The States and the Senate

Last month's `summit' meeting started on the subject of taxes. But it ended with a much broader challenge.
April 2000
Donald F. Kettl
By Donald F. Kettl  |  Columnist
Former dean of the School of Public Policy at the University of Maryland, and a nonresident senior fellow at the Volcker Alliance and the Brookings Institution

Two historic things happened when the nation's governors showed up in Washington a few weeks ago for their annual meeting. One was that, for the first time in history, the governors sat down as a group with the members of the U.S. Senate. The second, maybe the more important one, was that the discussion didn't degenerate into the traditional squabble over federal aid and federal mandates. Instead, the governors challenged the Senate--and themselves--to rethink what federalism means in the knowledge economy.

The most conspicuous issue on the table was taxation of Internet commerce. Should the states be able to tax sales in the mushrooming e- marketplace? Most governors are worried that, without e-taxes, a major state revenue source will evaporate. They want a chance to collect the money. How does that get done? For nearly everyone who has thought about this, simply figuring out the logistics is a daunting problem in itself.

But it wasn't the technicalities that Utah Governor Mike Leavitt, the NGA chairman, kept focusing on during his morning with senators in the Capitol. Leavitt's main issue was the larger mismatch between the way state governments work and the challenges they face.

For example, he told the senators, a business owner who currently wants to operate across the country, in separate stores or on the Internet, must obtain 50 different licenses, write 50 checks and comply with 50 different sets of laws. That means to him that economic growth will suffer--or that businesses will find ways around state regulations.

Meanwhile, there are increasing reports of conflict between advances in medical care and the state regulations that govern them. At the moment, a patient cannot receive an MRI scan in Nevada and have a radiologist in Utah read it. The problem is not the technology. In fact, the technology makes it simple to get opinions in complicated cases from the nation's best doctors, wherever they might be. Nevada law, however, permits only physicians licensed in Nevada to provide the service.

Leavitt's concerns aren't new ones. The balance of local flexibility and national uniformity is federalism's ageless balancing act. But in a 21st-century economy that seems to know no geographic borders, the whole system of regulation needs some serious thought. And individual states can't really experiment much on their own. A state can try to regulate the flow of Internet and global business, but if the markets see the state's rules as an impediment, the money can flow to where the barriers are lower. In that situation, any sensible governor will be likely to leave the issue alone.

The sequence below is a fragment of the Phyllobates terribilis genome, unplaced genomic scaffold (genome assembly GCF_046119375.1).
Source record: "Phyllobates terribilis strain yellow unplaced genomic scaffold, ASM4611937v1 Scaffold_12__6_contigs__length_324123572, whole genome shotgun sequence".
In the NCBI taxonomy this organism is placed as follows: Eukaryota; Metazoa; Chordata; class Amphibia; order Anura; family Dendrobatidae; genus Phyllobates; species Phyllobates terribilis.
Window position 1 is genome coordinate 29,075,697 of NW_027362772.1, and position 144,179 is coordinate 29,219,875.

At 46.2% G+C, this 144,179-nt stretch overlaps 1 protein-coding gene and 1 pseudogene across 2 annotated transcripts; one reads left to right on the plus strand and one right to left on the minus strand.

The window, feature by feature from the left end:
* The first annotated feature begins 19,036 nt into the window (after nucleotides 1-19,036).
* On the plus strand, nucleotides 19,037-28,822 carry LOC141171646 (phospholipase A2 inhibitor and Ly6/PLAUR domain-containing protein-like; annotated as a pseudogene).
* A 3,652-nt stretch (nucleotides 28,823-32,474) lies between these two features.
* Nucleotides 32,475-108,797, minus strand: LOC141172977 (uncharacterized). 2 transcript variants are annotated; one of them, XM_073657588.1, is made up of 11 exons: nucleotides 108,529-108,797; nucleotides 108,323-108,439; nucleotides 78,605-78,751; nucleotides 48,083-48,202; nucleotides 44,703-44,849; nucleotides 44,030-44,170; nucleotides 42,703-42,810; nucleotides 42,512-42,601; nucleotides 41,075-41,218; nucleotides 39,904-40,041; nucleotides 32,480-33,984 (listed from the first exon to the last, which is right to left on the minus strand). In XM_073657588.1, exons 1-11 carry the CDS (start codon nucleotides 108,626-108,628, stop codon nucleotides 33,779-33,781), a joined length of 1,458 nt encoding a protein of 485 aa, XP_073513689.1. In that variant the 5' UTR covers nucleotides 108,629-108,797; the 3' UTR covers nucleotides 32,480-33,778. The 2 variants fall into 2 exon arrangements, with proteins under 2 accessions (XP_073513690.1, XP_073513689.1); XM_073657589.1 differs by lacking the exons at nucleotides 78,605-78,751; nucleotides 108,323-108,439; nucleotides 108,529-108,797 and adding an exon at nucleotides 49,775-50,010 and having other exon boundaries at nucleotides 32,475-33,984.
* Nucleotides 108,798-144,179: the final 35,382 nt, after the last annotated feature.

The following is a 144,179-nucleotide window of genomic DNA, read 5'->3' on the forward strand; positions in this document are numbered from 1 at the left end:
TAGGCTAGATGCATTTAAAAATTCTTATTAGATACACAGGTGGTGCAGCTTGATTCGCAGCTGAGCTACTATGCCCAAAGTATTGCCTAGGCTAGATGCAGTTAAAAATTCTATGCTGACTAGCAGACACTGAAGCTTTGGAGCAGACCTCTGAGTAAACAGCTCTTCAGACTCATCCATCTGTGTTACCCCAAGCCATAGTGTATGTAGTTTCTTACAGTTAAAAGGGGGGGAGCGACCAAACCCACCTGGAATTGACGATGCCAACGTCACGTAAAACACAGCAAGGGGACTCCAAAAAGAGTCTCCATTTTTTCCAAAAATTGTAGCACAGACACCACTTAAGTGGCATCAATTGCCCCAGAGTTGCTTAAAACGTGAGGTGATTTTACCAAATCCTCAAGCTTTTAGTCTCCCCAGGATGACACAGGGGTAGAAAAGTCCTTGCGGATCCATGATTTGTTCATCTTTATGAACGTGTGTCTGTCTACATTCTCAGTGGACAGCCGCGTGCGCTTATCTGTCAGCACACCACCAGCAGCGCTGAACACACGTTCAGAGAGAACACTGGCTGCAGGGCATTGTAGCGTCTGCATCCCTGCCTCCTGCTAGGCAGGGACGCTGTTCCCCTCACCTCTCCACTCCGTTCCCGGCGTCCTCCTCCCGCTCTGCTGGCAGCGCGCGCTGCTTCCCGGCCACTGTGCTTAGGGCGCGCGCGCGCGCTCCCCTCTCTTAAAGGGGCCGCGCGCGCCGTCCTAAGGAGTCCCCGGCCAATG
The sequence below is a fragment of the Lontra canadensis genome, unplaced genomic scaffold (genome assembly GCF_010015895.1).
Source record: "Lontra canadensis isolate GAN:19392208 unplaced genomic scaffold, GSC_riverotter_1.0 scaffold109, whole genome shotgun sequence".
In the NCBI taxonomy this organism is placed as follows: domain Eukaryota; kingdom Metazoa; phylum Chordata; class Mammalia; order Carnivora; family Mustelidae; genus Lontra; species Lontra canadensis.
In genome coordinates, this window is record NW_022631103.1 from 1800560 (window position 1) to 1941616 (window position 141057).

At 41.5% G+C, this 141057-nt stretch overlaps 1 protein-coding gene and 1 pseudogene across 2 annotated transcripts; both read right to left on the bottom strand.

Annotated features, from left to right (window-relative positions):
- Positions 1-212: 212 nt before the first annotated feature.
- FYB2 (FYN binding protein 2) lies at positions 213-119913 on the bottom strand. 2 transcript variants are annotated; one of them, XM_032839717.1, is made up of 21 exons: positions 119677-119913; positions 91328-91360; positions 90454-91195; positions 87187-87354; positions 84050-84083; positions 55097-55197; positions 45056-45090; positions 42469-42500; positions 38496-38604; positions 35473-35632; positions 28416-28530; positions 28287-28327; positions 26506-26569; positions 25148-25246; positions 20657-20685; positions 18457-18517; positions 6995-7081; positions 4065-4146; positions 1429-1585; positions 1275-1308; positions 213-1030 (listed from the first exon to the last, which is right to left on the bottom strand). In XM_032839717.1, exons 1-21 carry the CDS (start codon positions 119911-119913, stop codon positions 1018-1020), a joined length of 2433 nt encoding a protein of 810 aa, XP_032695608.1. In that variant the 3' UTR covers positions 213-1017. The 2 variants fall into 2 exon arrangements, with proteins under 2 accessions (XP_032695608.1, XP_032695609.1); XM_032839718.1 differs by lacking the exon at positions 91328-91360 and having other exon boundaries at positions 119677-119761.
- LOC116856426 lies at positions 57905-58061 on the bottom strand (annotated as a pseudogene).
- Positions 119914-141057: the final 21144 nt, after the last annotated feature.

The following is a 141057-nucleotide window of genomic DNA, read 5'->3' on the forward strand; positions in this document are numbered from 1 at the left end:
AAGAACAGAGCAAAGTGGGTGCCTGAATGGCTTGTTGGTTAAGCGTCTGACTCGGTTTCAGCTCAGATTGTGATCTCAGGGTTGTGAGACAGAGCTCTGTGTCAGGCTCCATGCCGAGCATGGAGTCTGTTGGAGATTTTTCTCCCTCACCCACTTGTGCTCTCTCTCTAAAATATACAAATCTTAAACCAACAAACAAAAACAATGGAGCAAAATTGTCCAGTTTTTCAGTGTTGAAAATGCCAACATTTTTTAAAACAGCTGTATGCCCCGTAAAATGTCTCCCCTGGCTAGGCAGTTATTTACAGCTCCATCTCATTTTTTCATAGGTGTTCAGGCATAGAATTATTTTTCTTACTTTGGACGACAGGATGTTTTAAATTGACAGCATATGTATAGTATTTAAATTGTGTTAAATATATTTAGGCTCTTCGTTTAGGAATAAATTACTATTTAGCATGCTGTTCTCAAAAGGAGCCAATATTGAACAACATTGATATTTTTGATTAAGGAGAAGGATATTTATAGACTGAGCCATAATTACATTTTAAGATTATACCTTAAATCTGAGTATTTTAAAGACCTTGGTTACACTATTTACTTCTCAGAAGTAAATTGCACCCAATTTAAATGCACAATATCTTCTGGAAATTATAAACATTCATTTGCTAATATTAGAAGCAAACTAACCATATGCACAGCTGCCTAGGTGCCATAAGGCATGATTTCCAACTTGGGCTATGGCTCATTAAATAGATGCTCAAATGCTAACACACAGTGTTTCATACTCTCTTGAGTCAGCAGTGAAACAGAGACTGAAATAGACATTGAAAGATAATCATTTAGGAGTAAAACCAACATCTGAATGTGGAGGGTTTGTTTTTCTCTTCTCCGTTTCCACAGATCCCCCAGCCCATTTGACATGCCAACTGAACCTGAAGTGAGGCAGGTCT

The whole federal system is running up against problems that, like those of a kindergartner just learning to color, refuse to stay within the lines of our governmental structures. We tend to think vertically- -states, counties, cities, school districts--when more of our problems are horizontal--urban sprawl, pollution, economic growth. There is a disconnect between government institutions and tax structures and the burdens being forced upon governments in the new century.

That was why, after the senators and governors had their e-tax conversation at the Capitol, Maryland Governor Parris N. Glendening, the NGA vice chair, sought to steer the debate onto broader ground. "We have a unique opportunity to redefine federalism," he insisted, "and to decide how we will lead and govern in the 21st century." Throughout American history, Glendening reminded the group, reformers have periodically redefined government's roles and structures. "The time has come again," he said, "to reshape government in a knowledge and technology-based world."

Leavitt echoed those views., "During the next decade," he bluntly predicted, "globalization will reshape governments more profoundly than the Industrial Revolution and the Progressive Era combined. States can fight the changes and die, accept them and survive, or lead and prosper."

As Leavitt and Glendening both argue, it's not so much a case of whether governments will change, or whether federalism will evolve. They will. The Internet-driven protests surrounding last December's World Trade Organization meetings point to the tidal wave sweeping over governments everywhere. The global economy and electronic communication are changing the way everything works. Rather, it's a question of whether all of America's governments--federal, state, and local--will find solutions or let themselves be swept along by the global e-revolution that is occurring.

The "summit meeting" at the Capitol offered at least one promising signal that some of the key players understand exactly what is happening. But a signal is all it was. The governors and their states have to keep the pressure on for a reevaluation of all the mechanisms of the federal system in light of 21st-century economic reality. And the federal government has to have the flexibility to listen to them.